Is this true? I'd like to see the numbers behind this statement. So typically car buyers are getting robbed? Or is this just the perpetuation of a stereotype. The internet has gone a long way to level the playing field for buyers in all markets for all products. "Buyer beware" still applied, but we are talking NEW cars, not used. I do not believe the typical experience with a NEW cars ends up with the consumer being cheated and fleeced.
      • 5 Years Ago
      In my opinion, I'd much rather take the current dealer model than this.

      Basically, companies that have tried to use a similar model in the past (I'm thinking of the old days with Scion and Saturn) have done so in order to increase profit, rather than to be friendly to the customer. The idea of "no haggling" and no way for the dealer to "cheat and fleece" benefits the dealer, not the customer. See, the dealer doesn't want to haggle with you and cheat you, he would much prefer you pay the price on the window sticker. And that's why those business models failed because people didn't want to just pay the window sticker price, and Scion and Saturn both went back to traditional dealer methods.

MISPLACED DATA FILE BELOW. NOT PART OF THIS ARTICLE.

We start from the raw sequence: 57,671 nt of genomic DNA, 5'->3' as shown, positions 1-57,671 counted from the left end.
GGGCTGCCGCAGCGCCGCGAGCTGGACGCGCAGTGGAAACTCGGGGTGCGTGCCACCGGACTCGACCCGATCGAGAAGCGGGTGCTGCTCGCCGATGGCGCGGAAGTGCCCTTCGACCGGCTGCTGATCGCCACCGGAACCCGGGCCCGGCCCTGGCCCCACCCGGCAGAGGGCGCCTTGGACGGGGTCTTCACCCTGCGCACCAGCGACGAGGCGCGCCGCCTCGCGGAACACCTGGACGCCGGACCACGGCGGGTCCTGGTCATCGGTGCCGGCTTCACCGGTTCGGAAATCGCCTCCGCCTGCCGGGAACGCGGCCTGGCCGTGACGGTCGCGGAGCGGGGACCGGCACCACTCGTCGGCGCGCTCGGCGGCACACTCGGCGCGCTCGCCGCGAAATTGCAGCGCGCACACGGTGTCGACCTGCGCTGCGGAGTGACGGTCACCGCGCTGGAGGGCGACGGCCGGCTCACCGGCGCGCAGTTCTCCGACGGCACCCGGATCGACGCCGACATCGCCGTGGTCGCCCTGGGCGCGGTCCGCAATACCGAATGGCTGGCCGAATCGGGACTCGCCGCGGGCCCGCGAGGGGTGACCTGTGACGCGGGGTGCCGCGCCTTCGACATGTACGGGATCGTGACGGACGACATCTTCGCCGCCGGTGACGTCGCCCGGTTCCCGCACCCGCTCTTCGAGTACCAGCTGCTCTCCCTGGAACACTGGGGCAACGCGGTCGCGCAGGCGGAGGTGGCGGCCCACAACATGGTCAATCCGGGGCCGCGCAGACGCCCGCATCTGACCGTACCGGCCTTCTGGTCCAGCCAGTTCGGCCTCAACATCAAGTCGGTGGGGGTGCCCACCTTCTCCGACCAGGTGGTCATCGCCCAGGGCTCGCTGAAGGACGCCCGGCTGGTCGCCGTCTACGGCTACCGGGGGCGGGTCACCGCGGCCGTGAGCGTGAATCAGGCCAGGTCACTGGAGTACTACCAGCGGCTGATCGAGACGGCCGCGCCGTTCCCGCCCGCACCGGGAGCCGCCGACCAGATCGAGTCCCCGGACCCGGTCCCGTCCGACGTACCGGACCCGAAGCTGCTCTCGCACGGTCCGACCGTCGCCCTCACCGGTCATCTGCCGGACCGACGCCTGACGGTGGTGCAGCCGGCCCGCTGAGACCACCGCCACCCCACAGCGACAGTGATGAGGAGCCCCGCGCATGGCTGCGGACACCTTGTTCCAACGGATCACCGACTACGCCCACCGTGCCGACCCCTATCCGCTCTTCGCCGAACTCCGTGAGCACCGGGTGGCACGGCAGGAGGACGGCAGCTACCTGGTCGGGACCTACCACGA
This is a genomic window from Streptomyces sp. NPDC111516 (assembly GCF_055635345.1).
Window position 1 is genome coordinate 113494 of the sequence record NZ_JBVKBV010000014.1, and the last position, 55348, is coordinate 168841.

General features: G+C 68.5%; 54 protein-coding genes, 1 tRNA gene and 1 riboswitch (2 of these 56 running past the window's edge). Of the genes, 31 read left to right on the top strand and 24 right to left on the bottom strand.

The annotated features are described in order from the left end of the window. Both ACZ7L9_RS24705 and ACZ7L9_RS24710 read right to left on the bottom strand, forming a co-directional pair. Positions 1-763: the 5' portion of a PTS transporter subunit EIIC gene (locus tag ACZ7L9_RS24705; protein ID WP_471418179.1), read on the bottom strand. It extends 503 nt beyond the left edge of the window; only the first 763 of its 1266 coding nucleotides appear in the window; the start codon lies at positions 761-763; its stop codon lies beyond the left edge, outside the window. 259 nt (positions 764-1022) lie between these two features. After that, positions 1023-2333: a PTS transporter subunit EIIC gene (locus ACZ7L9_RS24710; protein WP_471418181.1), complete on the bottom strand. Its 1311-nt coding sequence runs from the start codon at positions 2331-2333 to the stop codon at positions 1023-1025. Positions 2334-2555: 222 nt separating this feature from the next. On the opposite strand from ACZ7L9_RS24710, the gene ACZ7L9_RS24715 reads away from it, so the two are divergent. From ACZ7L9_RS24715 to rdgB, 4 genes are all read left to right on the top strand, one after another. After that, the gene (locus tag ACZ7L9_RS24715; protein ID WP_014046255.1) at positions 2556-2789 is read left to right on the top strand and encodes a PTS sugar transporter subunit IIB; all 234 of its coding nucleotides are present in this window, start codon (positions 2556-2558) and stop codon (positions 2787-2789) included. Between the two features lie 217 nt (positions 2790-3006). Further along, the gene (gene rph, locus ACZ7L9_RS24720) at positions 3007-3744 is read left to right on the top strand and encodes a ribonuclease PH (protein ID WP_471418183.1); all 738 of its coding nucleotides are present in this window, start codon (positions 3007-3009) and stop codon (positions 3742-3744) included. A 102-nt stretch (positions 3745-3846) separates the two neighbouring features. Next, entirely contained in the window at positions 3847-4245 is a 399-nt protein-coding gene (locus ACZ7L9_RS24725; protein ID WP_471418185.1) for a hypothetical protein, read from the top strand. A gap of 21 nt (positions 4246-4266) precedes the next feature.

It's the customer who benefits from the haggling, and so the dealer has found ways around this haggling by doing the "cheating and fleecing" as this article puts it. I believe that any intelligent person can get through the dealer process with minimum hassle if he or she A) knows what he or she wants, B) makes it clear to the dealer that he or she WILL walk away if the deal isn't right for him or her, C) makes a reasonable offer, and D) can afford the car. What you can't do is ever believe a word the dealer says about their merchandise OR take the bait and go for the more expensive car that you can't afford or say "alright, i guess i can see if i can make that monthly payment."

      The way I read it, it's the company that will benefit from the model in this article, not the customer, because the company will be able to charge the window sticker price (always much higher than invoice) and there will be no negotiating.

      Anyway, the middle man thing can be good because you can deal with the local dealer if you have a lemon, other problems, etc. instead of being on hold with customer service at the corporate end of BYD who will tell you, "I'm sorry, it's supposed to do that," or equivalent.
        • 5 Years Ago
        But isn't it possible that the problems you mention of inflated pricing and a need to negotiate are born from the same model you say is needed to be able to do those things.
        Dealers, like everyone else, are individuals.
        I have dealt with some over the years who were great.
        I have dealt with others who mess with things when you are in for repairs so you will be back for more repairs sooner rather than later.
        There really doesn't need to be only one business model here.